The release by Wikileaks of a mountain of secret Afghan war documents has set off a bomb in Washington. A manhunt has been launched to find out who is responsible for the biggest security breakdown in US military history.
On Capitol Hill, senators and congressmen are demanding an inquiry, while others are looking into legal ways of clamping down on whistleblowers.
White House spokesman Robert Gibbs said: “I think our reaction to this type of material, a breach of federal law, is always the same, and that is, whenever you have the potential for names and for operations and for programmes to be out there in the public domain that it – besides being against the law – has a potential to be very harmful to those that are in our military, those that are co-operating with our military and those that are working to keep us safe.”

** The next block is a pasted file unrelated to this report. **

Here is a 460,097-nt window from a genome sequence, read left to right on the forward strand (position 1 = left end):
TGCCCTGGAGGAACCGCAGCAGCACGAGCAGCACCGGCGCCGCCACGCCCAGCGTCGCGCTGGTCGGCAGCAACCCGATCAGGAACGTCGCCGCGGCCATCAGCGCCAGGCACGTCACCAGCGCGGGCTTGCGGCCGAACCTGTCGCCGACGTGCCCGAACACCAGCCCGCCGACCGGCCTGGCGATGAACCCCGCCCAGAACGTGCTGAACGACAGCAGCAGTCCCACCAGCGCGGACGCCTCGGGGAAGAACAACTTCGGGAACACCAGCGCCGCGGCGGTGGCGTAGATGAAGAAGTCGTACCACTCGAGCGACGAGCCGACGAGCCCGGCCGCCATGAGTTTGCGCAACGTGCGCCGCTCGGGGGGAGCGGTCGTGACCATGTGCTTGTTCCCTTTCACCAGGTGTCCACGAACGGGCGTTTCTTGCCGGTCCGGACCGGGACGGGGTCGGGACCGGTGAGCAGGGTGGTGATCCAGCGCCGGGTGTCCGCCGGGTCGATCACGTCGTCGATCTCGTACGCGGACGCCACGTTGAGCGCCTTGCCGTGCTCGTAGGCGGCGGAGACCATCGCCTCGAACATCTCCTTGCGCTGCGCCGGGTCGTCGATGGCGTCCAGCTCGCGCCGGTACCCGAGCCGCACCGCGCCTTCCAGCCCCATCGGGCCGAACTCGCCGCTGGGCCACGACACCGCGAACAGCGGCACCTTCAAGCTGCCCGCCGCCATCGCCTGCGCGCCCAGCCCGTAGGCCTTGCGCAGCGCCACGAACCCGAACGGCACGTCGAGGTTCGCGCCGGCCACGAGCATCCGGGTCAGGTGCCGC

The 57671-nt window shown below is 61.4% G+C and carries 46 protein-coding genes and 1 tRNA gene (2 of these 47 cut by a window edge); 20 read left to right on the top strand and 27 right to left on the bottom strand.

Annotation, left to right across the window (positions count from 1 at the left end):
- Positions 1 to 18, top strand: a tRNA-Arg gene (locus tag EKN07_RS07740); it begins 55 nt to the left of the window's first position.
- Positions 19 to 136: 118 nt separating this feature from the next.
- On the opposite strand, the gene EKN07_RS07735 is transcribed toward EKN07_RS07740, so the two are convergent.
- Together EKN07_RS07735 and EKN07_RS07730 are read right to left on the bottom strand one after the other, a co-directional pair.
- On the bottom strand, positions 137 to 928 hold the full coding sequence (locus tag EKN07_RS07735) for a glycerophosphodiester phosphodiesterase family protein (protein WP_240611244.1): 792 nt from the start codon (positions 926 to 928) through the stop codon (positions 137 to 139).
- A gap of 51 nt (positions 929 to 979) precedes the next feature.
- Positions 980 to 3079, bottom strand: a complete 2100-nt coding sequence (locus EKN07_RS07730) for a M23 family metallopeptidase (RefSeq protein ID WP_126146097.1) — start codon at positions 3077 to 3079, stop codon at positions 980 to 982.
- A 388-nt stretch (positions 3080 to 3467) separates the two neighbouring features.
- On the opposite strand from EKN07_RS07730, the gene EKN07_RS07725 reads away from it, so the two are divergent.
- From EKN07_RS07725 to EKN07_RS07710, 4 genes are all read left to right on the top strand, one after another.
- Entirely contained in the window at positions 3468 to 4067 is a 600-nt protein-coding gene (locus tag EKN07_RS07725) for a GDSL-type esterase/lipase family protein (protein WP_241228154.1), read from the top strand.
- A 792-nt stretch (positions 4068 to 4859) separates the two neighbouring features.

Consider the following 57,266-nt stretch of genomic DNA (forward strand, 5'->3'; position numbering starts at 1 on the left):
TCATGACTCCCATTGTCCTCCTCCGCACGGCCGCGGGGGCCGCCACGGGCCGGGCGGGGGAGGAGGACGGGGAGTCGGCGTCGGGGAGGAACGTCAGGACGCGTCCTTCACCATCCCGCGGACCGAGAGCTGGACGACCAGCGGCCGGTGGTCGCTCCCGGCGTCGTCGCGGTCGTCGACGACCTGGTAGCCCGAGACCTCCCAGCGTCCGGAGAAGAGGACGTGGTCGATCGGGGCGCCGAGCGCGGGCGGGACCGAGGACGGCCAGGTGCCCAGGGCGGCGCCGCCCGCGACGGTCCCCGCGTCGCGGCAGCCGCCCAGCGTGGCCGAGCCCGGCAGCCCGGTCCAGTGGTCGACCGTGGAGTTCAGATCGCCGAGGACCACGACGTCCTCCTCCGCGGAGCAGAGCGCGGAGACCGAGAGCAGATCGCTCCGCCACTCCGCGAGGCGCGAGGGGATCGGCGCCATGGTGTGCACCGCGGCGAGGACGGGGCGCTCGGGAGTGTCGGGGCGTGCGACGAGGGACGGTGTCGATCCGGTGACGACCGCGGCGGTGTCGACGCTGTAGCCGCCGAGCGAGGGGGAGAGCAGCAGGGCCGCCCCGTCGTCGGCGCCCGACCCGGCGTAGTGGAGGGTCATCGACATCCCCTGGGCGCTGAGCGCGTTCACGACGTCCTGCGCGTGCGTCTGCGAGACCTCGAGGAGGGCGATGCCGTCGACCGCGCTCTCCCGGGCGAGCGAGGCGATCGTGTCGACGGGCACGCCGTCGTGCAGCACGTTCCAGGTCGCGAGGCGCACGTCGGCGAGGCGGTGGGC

Some in Washington are also realising their world of secrets has entered a new era, where organisations beholden to no-one are able to solicit classified data from people all over the world, and publish it on the internet for all to see.